Tuesday, April 22, 2014

SAIL to sign deal with Iran for supplying steel for railway tracks

INDIA'S biggest steel maker SAIL will ink a definitive pact to supply steel worth nearly Rs 15,000 crore to help Tehran set up a railway network project. This follows the easing of sanctions by the Western countries against Iran. The railway track spans over...
15,000 km to connect its major ports and key production centres.
Chairman of state-owned trading firm State Trading Corporation (STC) Khaleel Rahim is likely to visit Tehran this week to finalise some of the formalities that could pave the way for steel exports from India. Iran had sought Indian investment in massively expanding its railway network and needs about 3 million tonnes of steel rails to connect all major cities, industrial centres and also ports for faster evacuation of goods.
US had eased sanctions on Iran last year, which has enabled Indian companies to explore investment options. The commerce ministry officials had in December last year, met the top brass of SAIL, BHEL and railway infrastructure builder IRCON to consider investing in Iran. According to a media report, STC has been tasked to finalize the deal. SAIL chairman CS Verma said after several rounds of discussions with the commerce ministry and STC, SAIL has expressed its readiness in supplying three MT rail steel.  SAIL’s Bhilai steel plant is the sole supplier of the country’s longest rail tracks of 260 metres. With an annual production capacity of 3.15 MT of saleable steel, the plant also specialises in other products such as wire rods and merchant products. According to commerce ministry officials Indian exporters are depending on the UCO Bank to help implement the rupee payment mechanism. The relaxation of the payment mechanism has helped propel Indian exports to Iran to over $550 million.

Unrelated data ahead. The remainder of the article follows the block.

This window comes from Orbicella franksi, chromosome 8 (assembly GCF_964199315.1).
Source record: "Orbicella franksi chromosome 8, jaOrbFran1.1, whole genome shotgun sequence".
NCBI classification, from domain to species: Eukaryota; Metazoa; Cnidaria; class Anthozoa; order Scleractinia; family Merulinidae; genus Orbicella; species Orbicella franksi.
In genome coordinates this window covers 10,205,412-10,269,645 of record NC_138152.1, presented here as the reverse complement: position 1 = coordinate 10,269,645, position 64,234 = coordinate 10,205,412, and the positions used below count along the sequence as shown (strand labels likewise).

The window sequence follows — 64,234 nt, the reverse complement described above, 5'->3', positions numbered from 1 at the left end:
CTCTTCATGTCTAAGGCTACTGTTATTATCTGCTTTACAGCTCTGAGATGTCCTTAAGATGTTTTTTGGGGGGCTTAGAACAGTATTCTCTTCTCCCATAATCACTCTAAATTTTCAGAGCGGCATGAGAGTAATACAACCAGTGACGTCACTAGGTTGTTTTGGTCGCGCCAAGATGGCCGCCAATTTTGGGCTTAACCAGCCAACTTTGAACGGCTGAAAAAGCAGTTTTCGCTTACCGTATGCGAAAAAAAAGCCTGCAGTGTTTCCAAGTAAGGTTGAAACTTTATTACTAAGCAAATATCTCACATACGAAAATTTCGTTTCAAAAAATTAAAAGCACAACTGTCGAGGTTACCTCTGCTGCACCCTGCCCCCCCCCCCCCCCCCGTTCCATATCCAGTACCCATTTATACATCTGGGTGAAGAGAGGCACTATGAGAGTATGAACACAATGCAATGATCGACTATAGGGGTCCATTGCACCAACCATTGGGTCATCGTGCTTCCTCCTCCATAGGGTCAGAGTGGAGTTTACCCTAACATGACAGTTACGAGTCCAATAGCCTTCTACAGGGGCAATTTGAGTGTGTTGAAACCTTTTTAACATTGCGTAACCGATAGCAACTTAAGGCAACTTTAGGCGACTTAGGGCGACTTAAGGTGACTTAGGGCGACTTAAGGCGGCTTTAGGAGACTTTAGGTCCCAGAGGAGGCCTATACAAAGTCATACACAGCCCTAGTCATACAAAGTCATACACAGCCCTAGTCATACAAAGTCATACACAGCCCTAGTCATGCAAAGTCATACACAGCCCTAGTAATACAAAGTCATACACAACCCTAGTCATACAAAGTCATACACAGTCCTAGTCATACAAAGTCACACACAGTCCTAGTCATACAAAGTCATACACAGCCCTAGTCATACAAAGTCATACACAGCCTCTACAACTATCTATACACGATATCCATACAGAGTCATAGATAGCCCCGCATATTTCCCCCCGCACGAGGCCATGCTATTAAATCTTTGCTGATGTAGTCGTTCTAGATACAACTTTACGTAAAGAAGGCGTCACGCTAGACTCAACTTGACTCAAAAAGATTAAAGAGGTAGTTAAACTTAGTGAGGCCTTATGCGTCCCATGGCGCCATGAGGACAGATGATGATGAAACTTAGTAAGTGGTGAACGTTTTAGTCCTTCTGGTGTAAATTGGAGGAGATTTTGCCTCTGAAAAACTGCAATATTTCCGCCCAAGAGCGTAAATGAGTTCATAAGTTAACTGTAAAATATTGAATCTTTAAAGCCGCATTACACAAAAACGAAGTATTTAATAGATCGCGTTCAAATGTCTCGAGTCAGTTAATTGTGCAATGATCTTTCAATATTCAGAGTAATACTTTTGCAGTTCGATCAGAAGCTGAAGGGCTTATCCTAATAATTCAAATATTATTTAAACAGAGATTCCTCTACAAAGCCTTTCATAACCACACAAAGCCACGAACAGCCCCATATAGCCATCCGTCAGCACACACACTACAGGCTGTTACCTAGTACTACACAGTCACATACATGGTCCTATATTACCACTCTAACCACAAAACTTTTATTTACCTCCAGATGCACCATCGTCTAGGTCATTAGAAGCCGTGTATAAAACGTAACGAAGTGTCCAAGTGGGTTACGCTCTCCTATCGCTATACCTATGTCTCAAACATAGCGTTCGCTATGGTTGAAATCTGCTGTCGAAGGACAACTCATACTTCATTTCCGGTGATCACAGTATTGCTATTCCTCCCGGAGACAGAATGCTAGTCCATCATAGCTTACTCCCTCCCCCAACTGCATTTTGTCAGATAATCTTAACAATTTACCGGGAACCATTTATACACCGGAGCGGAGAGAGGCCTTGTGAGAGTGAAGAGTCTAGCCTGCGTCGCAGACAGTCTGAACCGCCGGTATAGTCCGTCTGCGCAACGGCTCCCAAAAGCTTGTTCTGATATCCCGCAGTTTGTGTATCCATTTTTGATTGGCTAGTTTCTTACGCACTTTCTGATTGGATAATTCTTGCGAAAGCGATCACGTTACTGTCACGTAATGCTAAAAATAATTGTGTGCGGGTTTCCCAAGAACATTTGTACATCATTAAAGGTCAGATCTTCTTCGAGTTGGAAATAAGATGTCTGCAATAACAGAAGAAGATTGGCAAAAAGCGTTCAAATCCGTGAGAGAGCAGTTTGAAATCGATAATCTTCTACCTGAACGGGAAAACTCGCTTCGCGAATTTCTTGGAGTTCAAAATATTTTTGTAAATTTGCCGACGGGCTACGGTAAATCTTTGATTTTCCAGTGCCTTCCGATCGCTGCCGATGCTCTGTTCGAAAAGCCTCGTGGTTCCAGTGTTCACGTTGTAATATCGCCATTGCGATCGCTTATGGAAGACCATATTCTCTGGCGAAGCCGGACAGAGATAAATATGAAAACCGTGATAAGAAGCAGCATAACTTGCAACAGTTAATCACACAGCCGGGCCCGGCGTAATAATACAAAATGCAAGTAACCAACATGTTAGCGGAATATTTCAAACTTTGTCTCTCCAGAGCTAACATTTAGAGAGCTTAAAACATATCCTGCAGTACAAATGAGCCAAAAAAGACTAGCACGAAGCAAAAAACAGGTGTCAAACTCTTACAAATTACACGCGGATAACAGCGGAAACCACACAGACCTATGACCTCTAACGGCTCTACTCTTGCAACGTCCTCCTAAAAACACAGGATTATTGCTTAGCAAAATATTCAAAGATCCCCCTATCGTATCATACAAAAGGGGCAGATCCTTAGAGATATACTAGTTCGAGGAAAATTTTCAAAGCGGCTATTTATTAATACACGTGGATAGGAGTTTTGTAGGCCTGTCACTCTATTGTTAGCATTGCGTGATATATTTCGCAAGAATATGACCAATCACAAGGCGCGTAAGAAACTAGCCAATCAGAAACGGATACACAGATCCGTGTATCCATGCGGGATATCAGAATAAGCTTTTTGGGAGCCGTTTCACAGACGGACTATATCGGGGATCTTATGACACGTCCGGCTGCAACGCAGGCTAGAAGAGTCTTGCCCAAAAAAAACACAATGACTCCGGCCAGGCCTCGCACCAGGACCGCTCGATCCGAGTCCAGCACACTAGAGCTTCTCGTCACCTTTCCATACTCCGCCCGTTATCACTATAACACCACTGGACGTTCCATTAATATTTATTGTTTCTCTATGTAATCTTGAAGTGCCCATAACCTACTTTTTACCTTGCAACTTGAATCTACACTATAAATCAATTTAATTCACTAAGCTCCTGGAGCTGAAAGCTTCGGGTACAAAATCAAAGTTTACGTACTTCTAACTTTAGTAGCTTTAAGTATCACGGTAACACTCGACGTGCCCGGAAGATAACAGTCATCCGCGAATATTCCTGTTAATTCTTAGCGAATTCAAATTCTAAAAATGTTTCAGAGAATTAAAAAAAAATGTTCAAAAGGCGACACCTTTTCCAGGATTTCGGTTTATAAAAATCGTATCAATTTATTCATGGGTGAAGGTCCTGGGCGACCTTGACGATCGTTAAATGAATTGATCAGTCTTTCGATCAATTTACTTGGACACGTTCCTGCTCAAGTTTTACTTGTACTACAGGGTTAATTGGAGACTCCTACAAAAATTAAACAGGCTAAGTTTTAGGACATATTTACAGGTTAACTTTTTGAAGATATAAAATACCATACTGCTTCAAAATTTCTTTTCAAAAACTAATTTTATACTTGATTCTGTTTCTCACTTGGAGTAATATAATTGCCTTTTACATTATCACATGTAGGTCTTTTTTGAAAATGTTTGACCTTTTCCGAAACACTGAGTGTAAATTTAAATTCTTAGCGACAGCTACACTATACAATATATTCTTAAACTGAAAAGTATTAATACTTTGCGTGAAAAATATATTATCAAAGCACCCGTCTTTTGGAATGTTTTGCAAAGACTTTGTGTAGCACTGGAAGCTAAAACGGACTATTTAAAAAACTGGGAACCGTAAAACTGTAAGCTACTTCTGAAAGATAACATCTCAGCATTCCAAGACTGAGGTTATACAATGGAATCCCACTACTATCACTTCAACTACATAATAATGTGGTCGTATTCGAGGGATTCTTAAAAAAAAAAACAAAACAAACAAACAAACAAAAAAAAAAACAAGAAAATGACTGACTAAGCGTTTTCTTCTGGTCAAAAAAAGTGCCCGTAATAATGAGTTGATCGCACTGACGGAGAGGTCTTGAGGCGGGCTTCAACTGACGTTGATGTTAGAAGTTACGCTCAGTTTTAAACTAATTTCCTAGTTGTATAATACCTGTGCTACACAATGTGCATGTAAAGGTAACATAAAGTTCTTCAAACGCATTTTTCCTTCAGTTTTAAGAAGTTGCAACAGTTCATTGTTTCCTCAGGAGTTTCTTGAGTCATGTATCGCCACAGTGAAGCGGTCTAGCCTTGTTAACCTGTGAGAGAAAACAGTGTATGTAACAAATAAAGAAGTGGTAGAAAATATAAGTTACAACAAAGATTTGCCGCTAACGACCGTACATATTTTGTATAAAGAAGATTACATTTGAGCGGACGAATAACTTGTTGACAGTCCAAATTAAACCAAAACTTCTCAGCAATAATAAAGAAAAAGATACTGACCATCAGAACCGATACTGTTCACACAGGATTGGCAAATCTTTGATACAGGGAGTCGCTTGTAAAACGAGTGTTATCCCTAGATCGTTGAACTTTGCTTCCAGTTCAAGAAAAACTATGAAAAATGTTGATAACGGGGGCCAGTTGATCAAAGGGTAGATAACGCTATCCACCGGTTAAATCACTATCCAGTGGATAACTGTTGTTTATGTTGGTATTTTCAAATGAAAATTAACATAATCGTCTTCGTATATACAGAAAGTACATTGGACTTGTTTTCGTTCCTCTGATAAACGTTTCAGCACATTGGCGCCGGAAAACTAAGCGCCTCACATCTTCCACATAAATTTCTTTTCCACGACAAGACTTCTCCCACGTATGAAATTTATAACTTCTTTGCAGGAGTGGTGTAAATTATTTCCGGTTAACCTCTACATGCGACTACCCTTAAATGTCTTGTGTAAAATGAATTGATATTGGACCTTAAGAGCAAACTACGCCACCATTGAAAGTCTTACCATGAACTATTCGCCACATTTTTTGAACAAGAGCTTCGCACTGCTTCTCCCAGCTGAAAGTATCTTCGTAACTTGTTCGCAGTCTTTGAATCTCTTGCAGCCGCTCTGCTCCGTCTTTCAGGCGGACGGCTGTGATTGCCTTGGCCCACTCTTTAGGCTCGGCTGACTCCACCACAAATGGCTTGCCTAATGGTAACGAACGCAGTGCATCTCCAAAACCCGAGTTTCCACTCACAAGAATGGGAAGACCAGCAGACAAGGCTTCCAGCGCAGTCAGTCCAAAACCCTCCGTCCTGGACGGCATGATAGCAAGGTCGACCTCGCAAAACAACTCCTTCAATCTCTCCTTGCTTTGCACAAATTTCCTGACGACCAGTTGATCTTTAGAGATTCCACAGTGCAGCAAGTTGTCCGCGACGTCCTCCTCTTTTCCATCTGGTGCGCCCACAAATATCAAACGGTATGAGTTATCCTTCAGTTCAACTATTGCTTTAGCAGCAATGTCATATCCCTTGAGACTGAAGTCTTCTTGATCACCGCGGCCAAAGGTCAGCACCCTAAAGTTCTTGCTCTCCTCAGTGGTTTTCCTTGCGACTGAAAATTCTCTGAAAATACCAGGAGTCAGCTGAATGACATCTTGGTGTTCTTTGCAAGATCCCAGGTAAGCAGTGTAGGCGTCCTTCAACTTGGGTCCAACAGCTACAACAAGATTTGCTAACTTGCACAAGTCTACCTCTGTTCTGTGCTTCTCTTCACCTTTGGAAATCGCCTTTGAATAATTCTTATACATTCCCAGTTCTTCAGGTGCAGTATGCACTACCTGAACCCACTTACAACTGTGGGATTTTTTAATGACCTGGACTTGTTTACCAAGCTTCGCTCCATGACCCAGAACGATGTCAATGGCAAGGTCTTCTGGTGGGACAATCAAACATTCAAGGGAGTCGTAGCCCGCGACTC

Public sector lender UCO Bank began handling payments for India-Iran trade in 2012, under which domestic oil refiners buy oil from Iran but make payments into an ‘Iran Account’ with UCO Bank’s Mumbai branch. When Iranians import goods from India, the bank pays the Indian exporters out of this account. Bilateral trade between the two countries is likely to cross the $20-billion mark in FY14, up from $15 billion in FY13.
India’s exports to Iran include rice, metals, machinery and instruments, primary and semi finished iron and steel, drugs and pharmaceuticals, processed minerals, man-made yarn and fabrics, tea and rubber manufactured items. Main imports from Iran include crude oil, urea, petroleum products, saffron and dry fruits.


  1. Good , very interesting news. Will definitely encourage other PSUs also.

  2. IRCON may put a step forward